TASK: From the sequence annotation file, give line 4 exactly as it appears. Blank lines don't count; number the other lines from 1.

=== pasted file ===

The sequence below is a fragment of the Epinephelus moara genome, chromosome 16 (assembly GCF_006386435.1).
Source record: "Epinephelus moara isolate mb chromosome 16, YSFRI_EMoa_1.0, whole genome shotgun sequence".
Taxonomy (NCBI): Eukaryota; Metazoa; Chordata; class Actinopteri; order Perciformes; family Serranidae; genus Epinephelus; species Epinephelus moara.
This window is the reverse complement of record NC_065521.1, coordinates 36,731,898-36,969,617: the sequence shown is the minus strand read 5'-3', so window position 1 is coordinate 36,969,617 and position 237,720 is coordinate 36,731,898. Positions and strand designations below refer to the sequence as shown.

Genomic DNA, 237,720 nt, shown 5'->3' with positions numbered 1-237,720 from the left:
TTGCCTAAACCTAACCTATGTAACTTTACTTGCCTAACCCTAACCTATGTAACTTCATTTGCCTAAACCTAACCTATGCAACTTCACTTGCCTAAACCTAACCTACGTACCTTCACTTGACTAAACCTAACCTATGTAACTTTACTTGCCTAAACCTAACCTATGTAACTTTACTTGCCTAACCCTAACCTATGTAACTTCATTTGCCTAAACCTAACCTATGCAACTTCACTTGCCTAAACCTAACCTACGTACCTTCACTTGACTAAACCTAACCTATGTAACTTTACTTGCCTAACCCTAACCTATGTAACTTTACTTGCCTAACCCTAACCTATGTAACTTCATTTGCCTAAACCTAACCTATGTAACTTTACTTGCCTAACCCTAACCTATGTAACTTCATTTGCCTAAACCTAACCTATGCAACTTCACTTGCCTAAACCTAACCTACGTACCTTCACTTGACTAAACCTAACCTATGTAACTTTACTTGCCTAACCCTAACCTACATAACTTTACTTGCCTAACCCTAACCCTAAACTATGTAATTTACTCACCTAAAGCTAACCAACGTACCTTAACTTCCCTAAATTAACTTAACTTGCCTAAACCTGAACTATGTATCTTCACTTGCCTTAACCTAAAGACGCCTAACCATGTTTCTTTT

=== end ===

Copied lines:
This window is the reverse complement of record NC_065521.1, coordinates 36,731,898-36,969,617: the sequence shown is the minus strand read 5'-3', so window position 1 is coordinate 36,969,617 and position 237,720 is coordinate 36,731,898. Positions and strand designations below refer to the sequence as shown.